We would welcome the opportunity to speak with you further about this request, and we are eager to do anything we can, as Members of Congress, to facilitate the success of the RMBS task force.

Sincerely,

RMBS Task Force Ltr

The only question in the housing finance complex is whether there is any credible threat to the servicers, regulators, and politicians who run the system.  That’s the only thing that can get them to negotiate an end to the morasse we’re in.  The mortgage settlement negotiations were for a time a threat, because state officials could have gone after the banks.  They’ve largely given up that leverage.  This letter is an implicit rebuke to Schneiderman on that score, since we already know that the task force isn’t going to hire Miller because of concern that he would actually go after the people that committed wrongdoings.

In other Congressional news, George Zornick of The Nation reports on Republican oversight over the Schneiderman/Obama mortgage fraud task force.  Rep. Patrick McHenry sent a letter with the following questions:

1. Please explain in detail the mission and goals of the Residential Mortgage-Backed Securities Working Group.

2. Please provide a detailed accounting of the Residential Mortgage-Backed Working Group’s anticipated staffing, funding (both state and federal sources), and expenses.

3. Please distinguish in detail how the work of the Residential Mortgage-Backed Securities Working Group will differ from the existing work of the Financial Fraud Enforcement Task Force.

4. Insofar as the Financial Enforcement Task Force has achieved “limited success” and “has fail[ed] to produce any major prosecutions stemming from the housing crisis,” how will the Residential Mortgage-Backed Securities Working Group achieve different results?

5. The Office of SIGTARP recently announced a 72-month sentence for a defendant convicted of defrauding financial clients who sought mortgage modifications. If the Office of SIGTARP continues to pursue convictions stemming from illegal mortgage-related activities, please explain what enforcement gap the Residential Mortgage-Backed Securities Working Group will fill.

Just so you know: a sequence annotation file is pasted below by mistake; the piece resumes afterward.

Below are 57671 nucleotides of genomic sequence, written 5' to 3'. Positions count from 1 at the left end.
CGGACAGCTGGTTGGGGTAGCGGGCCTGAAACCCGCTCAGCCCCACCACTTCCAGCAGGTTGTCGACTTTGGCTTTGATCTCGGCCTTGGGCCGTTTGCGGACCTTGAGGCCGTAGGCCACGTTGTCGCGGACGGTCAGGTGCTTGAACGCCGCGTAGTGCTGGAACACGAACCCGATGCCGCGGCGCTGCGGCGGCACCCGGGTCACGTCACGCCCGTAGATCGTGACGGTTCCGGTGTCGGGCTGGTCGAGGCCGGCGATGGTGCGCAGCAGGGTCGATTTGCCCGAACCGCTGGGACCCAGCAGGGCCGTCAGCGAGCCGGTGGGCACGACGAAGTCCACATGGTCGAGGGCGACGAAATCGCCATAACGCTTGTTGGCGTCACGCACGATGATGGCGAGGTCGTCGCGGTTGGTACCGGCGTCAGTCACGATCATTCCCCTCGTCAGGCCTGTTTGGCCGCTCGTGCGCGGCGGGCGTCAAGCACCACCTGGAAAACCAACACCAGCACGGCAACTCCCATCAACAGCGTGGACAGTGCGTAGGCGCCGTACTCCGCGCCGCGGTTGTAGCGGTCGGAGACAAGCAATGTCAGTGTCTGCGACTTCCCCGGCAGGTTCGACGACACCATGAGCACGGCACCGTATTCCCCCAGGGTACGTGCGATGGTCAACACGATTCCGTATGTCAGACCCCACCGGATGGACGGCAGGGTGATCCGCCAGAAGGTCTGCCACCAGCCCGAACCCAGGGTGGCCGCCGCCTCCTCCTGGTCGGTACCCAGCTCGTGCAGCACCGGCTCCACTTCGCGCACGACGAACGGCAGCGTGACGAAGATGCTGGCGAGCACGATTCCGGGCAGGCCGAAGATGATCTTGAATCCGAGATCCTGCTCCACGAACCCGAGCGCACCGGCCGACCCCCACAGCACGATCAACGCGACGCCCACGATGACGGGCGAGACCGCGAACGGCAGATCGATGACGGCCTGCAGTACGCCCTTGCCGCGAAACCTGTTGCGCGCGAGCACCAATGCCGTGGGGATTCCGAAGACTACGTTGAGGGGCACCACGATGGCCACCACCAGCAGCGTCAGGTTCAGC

6. Please explain how the work of the Residential Mortgage-Backed Securities Working Group will be affected by any settlement agreement executed by state attorneys general and large financial institutions. Will such a settlement affect the Residential Mortgage-Backed Securities Working Group’s ability to pursue actions against the financial institutions who are parties to the settlement? If so, how?

7. To the extent that the work of the Residential Mortgage-Backed Securities Working Group is not duplicative or redundant and actually succeeds where other efforts have failed, will the settlement agreement with state attorneys general preserve all avenues of relief and compensation for any newly identified homeowner who was not in default yet foreclosed upon anyway?

While Zornick implied that these questions are meant to harass the task force, I don’t actually see any proof of that.  They are reasonable questions.  It’s pretty obvious that McHenry and his Republican colleagues don’t have good intentions on bank prosecutions, but then, neither does the Obama administration.  So it’s just more kabuki to make it look like there’s a fight, when in fact it’s a bunch of pedantic silliness over who gets a better parking spot.

FDL Book Salon Welcomes Eric Alterman: Why We Are Liberals

4f08fc78f3516822f7e6e1fe1747a955.jpgA Political Handbook for Post Bush America

Eric Alterman helped to create my awareness of modern politics. His book, What Liberal Media, along with Blinded by the Right, the Clinton Wars, and Before the Storm, taught me more about the political system and how it really worked than anything I had ever read.

Alterman helped me understand coalitions, modern media politics, and the right-wing, and I am forever indebted to his brilliant and brave intellectual arguments. What Alterman excels at is chronicling the structural lies embedded in our media and society that undermine liberal politics. He did this with What Liberal Media, where he systematically deconstructed the idea that the press is liberal, and did this in 2003.

The ‘So Called Liberal Media’, or SCLM for short, was a term he invented and used to great effect, such that is is now conventional wisdom in Democratic activist circles and among Democratic elites that the media has certain biases, but liberalism is not one of them. It is this intellectual work that led to, among others, the Fox News debate fight, the organizing against Nedra Pickler, and the understanding of how swiftboating operates.amazon.gif